After a quick break and vows that we would walk off this giant meal immediately, Mama ordered her favorite - a Kahlua & coffee (or, as I like to call it, a Kimberlatte) - along with the coconut flan for dessert. We were very pleased that they got our drinks right and used a rich, freshly brewed coffee as the base. Our flan was beautifully presented with shredded coconut, fresh mint leaves and strawberry sauce for the garnish, but I personally thought it was a little bland. Perhaps it was because I still had the gustatory memory of the homemade flan from our Staff Appreciation lunch in the forefront of my mind; or perhaps it was because it was a coconut flan and, therefore, supposed to be milder than the traditional creme brulée-esque flan. Either way, it was not bad flan; I just felt it could have used a bit more flavor.

Overall, this visit to Guaymas - only my 2nd or 3rd, actually - was a true delight. From our attentive server to the delicious food, we couldn't have asked for a nicer experience. Though it's not the most Poor Girl friendly in terms of prices, the value of the food is well worth it, particularly when it comes to the seafood dishes. The portions are generous and the quality & freshness of the seafood is just excellent. Sure, there are reviews out there that knock the food and service (admittedly, we have had some rude waitresses serve us there in the past), but it seems to me that what these folks are expecting Taco Bell by the bay. Guaymas doesn't serve the extra spicy, red sauce laden food that's so common in a lot of Mexican restaurants here in the US; it strives to serve the flavorful, lighter fare that is traditionally found on dinner tables in Mexico. Those of you who have visited this country, especially the tiny fishing villages in Baja California, know that true Mexican food is fresh, light, and bursting with unexpected flavors & spices, not smothered in greasy sauces. So if you're looking for the Americanized version of Mexican food, Guaymas may not be the place for you. However, if you're heading up the coast to Stinson or Muir Beach and craving fresh, perfectly cooked seafood, authentic dishes like chiles rellenos and tamales seasoned with real jalapeño, serrano & poblano peppers and plenty of fresh citrus, not to mention the spectacular views of the San Francisco Bay, Guaymas is a great place to relax, unwind and savor life over a really good meal.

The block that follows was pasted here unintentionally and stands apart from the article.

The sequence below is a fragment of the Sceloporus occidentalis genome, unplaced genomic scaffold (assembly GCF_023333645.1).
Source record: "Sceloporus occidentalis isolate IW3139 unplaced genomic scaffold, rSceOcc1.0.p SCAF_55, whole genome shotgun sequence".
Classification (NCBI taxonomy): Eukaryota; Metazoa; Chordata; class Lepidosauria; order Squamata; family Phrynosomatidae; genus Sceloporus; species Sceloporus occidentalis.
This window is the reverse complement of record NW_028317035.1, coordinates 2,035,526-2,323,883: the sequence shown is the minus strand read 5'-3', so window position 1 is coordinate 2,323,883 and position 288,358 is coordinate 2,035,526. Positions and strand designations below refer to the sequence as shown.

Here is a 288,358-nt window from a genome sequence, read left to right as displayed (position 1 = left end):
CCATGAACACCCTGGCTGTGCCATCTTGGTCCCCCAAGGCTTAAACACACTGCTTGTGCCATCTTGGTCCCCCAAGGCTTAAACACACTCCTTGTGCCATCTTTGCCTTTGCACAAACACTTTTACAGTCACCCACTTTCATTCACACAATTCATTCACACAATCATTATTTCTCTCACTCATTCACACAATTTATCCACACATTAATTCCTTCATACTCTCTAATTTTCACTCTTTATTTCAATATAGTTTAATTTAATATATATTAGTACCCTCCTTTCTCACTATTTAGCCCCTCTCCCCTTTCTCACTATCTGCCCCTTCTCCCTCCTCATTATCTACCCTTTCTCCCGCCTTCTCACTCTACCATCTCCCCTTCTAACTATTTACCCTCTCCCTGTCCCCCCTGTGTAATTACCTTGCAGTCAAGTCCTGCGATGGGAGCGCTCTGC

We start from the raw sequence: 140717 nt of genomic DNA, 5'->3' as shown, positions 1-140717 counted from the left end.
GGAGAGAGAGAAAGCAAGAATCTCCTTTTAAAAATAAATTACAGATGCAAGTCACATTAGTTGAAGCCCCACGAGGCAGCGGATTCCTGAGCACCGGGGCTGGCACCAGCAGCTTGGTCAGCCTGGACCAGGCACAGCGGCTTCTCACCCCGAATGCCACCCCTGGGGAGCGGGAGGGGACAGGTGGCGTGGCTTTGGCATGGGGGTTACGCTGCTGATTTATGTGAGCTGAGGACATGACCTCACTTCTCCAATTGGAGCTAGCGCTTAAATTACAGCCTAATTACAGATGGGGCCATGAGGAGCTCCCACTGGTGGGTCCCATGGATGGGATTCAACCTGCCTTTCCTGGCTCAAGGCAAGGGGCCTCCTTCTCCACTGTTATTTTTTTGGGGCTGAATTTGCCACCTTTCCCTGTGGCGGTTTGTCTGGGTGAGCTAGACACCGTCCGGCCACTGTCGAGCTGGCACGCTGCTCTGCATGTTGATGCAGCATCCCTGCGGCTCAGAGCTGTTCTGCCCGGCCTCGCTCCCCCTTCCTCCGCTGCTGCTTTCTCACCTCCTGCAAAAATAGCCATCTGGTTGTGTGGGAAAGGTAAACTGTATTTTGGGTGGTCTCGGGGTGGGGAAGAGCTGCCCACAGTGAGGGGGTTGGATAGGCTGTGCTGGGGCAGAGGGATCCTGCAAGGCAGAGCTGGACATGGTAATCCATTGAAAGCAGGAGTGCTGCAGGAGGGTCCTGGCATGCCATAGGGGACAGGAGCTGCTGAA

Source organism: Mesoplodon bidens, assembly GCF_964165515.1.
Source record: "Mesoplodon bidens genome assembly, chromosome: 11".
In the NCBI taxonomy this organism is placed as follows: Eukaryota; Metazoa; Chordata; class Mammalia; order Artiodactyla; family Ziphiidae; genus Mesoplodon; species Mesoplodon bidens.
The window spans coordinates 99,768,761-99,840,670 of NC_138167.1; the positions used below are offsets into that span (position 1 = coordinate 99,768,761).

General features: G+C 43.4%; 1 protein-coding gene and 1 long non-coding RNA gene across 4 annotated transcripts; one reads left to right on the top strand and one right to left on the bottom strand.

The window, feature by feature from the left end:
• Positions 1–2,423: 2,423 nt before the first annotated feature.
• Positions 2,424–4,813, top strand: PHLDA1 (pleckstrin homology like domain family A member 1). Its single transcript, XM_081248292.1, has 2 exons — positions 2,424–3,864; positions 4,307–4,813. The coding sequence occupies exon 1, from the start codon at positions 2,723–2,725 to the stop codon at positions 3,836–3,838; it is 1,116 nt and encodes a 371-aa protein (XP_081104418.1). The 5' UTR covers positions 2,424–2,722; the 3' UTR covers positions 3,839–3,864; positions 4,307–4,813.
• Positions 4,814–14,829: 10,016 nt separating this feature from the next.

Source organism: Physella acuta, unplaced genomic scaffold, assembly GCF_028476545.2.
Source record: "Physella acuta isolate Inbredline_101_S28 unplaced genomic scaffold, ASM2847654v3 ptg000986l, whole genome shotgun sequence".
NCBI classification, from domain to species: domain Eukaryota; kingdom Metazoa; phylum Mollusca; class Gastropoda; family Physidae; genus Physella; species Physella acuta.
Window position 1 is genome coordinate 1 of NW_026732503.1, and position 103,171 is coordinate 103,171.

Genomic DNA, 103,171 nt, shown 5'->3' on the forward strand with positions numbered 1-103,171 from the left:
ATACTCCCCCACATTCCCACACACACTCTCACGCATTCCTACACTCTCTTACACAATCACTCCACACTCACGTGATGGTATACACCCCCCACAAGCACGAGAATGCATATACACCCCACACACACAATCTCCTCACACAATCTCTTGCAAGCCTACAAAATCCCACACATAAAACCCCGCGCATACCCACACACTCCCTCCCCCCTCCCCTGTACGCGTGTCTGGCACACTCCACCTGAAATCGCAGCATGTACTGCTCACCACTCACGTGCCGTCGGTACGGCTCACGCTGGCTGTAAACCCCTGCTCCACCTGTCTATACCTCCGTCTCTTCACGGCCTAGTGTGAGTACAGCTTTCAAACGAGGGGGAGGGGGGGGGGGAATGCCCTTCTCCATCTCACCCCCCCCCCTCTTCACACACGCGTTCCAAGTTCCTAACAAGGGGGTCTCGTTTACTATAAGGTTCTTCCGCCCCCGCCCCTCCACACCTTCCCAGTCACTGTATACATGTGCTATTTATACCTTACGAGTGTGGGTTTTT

Monday, April 26, 2010

Recipe: The Ultimate Fresh Strawberry Crepe